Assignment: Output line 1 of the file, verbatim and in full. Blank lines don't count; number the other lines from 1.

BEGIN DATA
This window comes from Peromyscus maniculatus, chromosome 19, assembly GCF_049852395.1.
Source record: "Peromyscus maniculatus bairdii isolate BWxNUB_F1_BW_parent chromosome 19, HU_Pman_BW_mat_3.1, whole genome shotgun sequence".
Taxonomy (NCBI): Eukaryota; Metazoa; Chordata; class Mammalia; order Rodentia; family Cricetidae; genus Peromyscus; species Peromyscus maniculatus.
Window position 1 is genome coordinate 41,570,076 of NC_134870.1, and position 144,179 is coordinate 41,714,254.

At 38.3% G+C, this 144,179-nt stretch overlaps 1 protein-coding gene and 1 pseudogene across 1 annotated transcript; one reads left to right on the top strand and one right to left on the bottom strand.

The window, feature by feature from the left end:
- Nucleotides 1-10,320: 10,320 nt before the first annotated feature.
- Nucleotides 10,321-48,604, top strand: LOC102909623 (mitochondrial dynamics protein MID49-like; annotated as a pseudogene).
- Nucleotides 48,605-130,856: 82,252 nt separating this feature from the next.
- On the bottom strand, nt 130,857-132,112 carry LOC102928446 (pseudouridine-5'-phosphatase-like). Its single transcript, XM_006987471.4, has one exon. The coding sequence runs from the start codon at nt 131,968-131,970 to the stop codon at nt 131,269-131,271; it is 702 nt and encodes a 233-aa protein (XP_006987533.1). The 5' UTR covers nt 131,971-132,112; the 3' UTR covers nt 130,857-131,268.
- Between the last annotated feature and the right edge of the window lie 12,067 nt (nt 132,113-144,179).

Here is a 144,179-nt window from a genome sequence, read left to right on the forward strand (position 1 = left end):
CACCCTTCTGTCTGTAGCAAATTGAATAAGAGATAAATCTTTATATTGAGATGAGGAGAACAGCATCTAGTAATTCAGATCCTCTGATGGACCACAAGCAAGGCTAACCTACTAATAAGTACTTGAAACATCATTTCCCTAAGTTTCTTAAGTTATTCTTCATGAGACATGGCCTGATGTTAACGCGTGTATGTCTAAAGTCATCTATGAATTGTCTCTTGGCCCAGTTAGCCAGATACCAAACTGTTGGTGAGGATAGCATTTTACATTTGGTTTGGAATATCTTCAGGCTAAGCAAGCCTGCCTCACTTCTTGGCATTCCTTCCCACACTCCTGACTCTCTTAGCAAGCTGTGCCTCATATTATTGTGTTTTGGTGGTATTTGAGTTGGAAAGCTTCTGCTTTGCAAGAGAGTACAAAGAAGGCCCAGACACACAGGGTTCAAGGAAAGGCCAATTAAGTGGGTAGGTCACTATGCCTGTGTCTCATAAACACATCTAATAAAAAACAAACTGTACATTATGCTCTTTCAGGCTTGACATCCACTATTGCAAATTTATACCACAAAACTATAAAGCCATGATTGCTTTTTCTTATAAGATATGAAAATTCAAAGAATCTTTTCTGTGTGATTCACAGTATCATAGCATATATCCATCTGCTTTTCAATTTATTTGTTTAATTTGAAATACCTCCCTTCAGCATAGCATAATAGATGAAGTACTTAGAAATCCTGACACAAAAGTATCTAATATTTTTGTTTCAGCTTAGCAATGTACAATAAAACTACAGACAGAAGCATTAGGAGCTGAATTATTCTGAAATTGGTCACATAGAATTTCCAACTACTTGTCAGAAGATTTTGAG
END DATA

This window comes from Peromyscus maniculatus, chromosome 19, assembly GCF_049852395.1.